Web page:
Aftermarket companies make up their own mind about what materials or quality standards they wish to apply.
Now I know some aftermarket companies try and differentiate themselves by attempting to produce a superior product. A man has to have some knowledge of the materials used, which nearly always is not public information in order to compare performance parameters.

I think it is grossly unfair to expect an auto manufacturer to warranty their product even if an owner installs sub specification replacement parts and maintenance items.

If they wish to do this then they should force aftermarket producers to prove that their parts perform to or beat the every one of the OEM's specifications. This action would likely eliminate the aftermarkets price advantage.

I can't tell you how many youtube videos I have watched dudes open a dozen different oil filters to show many of them are constructed poorly.
It is just so much easier for me to buy the OEM's parts and have at least some level of confidence that what you installed did not create a failure.

I also know that Donaldson and others produce parts for OEM's, but I don't want to even get started with some ignorant service advisor telly me about how the "wrong" filter caused prospective damage. My Ford has a long warranty, and my Ford will wear Ford parts.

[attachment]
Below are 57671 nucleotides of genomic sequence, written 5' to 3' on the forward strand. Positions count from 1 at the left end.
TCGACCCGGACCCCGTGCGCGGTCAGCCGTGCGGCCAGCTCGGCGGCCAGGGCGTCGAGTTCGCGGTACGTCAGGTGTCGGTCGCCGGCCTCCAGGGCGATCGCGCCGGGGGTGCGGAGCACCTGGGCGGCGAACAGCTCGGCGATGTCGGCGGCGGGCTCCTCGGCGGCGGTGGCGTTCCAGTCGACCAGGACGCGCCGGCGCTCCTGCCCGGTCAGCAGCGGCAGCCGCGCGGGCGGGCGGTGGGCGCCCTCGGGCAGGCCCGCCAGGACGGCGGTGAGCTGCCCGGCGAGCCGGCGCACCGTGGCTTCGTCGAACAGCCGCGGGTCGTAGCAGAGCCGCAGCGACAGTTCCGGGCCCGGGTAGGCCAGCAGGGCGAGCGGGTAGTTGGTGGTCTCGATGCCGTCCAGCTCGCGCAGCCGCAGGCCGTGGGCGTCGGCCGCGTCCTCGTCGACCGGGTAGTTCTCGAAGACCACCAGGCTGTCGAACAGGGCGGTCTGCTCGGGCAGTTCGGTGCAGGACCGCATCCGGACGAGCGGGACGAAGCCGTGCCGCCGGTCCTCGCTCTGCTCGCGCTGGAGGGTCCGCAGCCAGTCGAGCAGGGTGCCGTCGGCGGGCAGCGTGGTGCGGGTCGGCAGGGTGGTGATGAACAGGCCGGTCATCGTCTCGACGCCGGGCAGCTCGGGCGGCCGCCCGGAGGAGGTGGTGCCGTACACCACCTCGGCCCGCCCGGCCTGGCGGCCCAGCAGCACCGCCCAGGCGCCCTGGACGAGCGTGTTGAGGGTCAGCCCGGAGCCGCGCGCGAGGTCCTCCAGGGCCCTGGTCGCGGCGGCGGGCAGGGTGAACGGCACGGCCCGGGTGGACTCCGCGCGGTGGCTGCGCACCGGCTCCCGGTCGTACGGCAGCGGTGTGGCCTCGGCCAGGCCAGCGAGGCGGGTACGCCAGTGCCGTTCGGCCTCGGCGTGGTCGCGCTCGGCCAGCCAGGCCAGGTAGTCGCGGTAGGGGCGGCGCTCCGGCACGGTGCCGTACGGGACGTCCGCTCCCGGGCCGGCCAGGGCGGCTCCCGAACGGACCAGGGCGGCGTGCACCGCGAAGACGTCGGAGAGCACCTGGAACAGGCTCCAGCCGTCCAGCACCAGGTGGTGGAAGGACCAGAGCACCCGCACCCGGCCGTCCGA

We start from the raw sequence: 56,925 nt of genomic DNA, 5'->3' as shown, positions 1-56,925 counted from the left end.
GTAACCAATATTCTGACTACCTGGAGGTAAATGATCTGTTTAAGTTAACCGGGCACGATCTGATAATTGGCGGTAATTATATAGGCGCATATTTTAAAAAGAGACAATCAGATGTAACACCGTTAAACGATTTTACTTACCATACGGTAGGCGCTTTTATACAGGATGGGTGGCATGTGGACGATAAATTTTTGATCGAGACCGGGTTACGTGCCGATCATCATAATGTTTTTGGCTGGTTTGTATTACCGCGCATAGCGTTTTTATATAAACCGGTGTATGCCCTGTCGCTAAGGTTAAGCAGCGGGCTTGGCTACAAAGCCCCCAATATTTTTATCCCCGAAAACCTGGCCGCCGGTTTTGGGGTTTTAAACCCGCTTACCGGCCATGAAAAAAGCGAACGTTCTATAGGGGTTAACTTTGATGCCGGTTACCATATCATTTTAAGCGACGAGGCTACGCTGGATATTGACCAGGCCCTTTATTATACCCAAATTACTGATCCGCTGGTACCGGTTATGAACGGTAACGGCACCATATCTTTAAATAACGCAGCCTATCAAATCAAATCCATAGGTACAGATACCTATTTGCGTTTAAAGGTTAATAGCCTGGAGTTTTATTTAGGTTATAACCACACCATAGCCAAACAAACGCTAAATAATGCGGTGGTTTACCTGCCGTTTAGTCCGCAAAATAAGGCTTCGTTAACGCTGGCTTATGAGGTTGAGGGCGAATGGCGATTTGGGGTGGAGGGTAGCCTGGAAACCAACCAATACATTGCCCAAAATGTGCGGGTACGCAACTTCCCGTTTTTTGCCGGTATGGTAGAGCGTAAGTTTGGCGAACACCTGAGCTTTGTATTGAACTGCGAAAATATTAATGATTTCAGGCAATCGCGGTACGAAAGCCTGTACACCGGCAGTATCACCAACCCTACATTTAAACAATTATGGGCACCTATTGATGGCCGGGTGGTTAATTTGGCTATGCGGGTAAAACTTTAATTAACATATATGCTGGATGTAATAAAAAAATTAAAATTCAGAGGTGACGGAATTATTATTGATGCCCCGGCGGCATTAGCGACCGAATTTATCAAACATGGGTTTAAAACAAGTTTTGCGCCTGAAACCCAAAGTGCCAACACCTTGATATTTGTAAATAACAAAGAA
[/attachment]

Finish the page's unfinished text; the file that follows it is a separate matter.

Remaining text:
While I agree in general principle, it is going to be a tough battle. As you pointed out there are all kinds of videos out there where people cut open oil filters and compare it to others. Some are completely junk and sometimes the OEMs are barely better. It isn't like Ford, GM, Dodge or any other manufacturer is going to put a $100 oil filter in a vehicle.

I agree that things are tested and developed to perform to a standard but they also factor in cost. If not every vehicle on the road would cost $200,000 to buy new and simple oil changes would be $1000. Yeah, making up numbers but the point is that affordability is factored in. If you are driving a Ferrari or Lamborghini a $1000 for a basic 3000 mile (or whatever the interval is for an oil change) service can be expected. On a F150 or a Silverado, the customer will flip out. So on a part that is going to be considered a maintenance item, like brakes, filters, fluids and such the factor in cost vs expected lifespan.